Chase The Wild Goose Hostel

Information on Great Glen Cycle Route

The Great Glen Cycle Route is fantastic! It might not be the toughest ride or the most technical or have the most single track but put the scenery, the location, the people, the villages and towns, the climbs and the descents together and that is one hell of a ride. Its difficult to pick out the highlights as its all so memorable, but here are a few of the best bits

The start at Neptunes Staircase,
Banavie is just a great place to be on or off a bike. Riding along side the Caledonian Canal on the path is a great warm-up and the views of Ben Nevis and Aonoch Mor are superb

Great Glen Cycle Route

Just after Laggan swingbridge theres a steep climb (we'd just had lunch so it felt a whole lot steeper!) which rewards you with a great view along Loch Oich. We arrived there to be able to save a couple of walkers from the horrors of self-timers on cameras. They returned the favour!

 The short steep climb from Invergarry consists of a loose surfaced man-made path consisting of a series of short switchbacks. Its not long but you struggle to the top, lungs bursting and crawl out onto the forest track from which there is one hell of a view and gives you a great excuse to rest and take it all in ( and get your lungs and legs back to some sort of working order!). This section ends with short but great piece of single track which spits you out at Oich Bridge.

The long road climb from Invermoriston to Achnaconeran was the only section that we all just pushed up. There was just no point in attempting to ride it. Added to that we were all a bit wet as the previous section had see our first proper rainfall. Spirits were flagging a little but then out of the blue we came across another sweet piece of steep single track descent which had me whooping for joy. I remember thinking that somewhere someone had had a great big grin on their face as they planned the route and thought - "About now should be enough climbing. Lets cheer them up!"
 From Alltsigh there is a 2 mile climb which for me was the hardest of the trip. Loose under wheel, it was one of those climbs where you look ahead and think that the top is just at the corner you can see. So you push on thinking you can rest when you get there only only to see the track carrying on into the distance. So on go (not daring not stop) and get to the next corner to see yet another distant corner! And someone put a bench half way up that hill - that just made it worse! But eventually I got there - a little after the other two (but I didn't need as long to rest of course.) But what goes up must come down and soon we we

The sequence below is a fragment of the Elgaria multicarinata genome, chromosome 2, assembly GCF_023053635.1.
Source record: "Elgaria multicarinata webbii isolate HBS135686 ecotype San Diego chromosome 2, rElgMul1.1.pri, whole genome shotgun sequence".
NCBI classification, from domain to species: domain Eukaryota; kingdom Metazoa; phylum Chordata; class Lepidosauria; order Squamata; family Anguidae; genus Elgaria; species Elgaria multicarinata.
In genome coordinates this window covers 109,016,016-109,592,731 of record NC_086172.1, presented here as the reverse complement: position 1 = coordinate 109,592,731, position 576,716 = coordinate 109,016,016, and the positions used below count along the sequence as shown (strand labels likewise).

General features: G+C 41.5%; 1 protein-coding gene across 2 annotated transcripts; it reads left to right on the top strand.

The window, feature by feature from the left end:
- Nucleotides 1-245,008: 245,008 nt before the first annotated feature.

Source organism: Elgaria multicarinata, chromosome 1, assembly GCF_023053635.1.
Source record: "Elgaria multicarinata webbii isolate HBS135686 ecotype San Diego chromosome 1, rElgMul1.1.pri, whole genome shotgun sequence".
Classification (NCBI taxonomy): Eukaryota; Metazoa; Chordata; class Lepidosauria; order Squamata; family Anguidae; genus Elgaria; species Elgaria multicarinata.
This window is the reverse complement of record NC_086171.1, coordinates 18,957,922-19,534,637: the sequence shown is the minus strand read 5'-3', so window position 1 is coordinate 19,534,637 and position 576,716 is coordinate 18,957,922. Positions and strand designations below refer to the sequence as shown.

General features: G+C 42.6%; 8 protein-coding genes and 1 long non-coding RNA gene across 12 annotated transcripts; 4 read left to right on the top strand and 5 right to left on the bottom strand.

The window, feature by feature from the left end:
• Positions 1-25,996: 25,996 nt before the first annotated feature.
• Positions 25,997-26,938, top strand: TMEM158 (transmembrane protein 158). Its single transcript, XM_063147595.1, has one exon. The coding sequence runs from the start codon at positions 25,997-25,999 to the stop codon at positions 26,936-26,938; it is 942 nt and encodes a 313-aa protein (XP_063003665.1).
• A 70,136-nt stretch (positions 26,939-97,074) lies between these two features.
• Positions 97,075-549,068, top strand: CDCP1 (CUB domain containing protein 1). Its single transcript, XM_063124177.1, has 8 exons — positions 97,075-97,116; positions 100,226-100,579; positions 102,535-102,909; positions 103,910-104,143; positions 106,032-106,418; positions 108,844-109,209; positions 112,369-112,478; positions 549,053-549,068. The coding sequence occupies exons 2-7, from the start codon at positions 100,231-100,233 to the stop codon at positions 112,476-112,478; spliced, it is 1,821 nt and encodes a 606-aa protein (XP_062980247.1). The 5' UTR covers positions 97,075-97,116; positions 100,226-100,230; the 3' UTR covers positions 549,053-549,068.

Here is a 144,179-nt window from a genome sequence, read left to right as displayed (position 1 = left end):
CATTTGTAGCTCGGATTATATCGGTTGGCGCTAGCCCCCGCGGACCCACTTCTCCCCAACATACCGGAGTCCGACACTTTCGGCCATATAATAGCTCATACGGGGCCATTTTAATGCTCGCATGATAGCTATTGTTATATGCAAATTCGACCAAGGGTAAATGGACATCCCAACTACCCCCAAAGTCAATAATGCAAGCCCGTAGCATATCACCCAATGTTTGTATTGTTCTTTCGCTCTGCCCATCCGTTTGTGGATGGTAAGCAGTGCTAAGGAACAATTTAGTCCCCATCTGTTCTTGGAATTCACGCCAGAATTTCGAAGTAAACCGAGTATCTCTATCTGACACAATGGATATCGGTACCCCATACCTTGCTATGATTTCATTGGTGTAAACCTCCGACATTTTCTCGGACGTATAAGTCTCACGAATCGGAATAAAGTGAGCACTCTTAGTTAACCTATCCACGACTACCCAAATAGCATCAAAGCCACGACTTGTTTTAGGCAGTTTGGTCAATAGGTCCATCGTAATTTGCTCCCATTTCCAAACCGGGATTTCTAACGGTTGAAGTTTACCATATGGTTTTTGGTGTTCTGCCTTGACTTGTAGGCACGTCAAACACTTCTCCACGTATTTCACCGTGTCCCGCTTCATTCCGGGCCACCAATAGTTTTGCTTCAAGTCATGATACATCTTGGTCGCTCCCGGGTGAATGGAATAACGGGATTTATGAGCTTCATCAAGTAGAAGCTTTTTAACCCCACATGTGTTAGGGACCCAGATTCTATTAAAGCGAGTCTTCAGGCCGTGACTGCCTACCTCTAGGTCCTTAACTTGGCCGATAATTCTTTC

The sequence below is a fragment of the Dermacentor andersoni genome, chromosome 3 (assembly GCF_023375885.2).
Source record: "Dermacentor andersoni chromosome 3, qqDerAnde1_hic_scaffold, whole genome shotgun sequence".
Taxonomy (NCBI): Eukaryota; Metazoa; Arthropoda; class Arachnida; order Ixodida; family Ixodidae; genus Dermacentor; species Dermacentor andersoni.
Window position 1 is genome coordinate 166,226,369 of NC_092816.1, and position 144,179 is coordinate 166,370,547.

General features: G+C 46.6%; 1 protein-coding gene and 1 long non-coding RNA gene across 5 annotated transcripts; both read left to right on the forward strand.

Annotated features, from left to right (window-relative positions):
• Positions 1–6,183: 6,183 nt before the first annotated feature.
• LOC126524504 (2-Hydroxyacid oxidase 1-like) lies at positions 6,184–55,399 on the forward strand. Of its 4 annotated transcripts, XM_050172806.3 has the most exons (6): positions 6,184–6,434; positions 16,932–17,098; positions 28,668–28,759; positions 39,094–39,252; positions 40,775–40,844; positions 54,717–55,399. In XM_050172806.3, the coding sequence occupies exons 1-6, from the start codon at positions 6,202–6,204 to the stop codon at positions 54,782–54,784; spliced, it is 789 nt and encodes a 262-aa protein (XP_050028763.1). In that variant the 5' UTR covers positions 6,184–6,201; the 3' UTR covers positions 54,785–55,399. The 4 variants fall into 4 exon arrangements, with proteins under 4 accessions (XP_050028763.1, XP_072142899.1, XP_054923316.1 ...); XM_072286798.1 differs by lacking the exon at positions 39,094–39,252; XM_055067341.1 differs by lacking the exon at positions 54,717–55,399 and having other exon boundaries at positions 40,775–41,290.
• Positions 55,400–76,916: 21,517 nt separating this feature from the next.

dropping down the side of the mountain on a loose track that was clinging to the side of the hill. To the right was the steep wooded drop to Loch Ness below and I did briefly contemplate the inadequacies of my education in not equipping me with the ability to calculate how far I would travel outwards before being skewered by a Scots Pine!

We had great weather and that upped the enjoyment factor. It did rain a little on the 2nd morning but we were in the Highlands in April so were bound to get a wee bit wet!

As I've said the whole route was superb. I understand that the the cycle way is no longer being promoted or maintained as a route, due to concerns over mtb-ers simply passing through and a desire to promote the growing number of trail centres in the area. In my view that's a mistake. We went specifically to do the through route. We spent our money in several of the villages and towns we passed through. Would we have spent three nights and four days in the region on a centre based trip? I doubt it.

A quick word about our accommodation. I've not stayed in a hostel before, but was very impressed with both the Chase the Wild Goose Hostel at
Banavie, just outside Fort William and especially Morag's Lodge in Fort Augustus. Morag's has a bar - but double check the closing time to make sure you don't go disappointed as we did. Recommended in Inverness is Ardross House guest house which did a great breakfast too.

Recommended pubs for food and beer include the Lochy in Caol, across the road from Banavie, the Castle Tavern in Inverness (opposite the approach to the castle - and what was it about the young 'uns and their large exhausted cars that meant they kept driving in and out of the castle grounds?). The Great Glen Water Park restaurant did the business for lunch between Forts William and Augustus.

And when in Inverness make sure you visit Hootenanny. Downstairs wasn't our cup of tea but try upstairs for something a bit wilder. The organic lager from Skye went down very well. A great way to finish off the trip!"

(ManMonkey April 2007)




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CHASE THE WILD GOOSE HOSTEL Banavie, Fort William, PH33 7LZ, Scotland Telephone: 07563 049068 © Copyright Amica Web Design 2020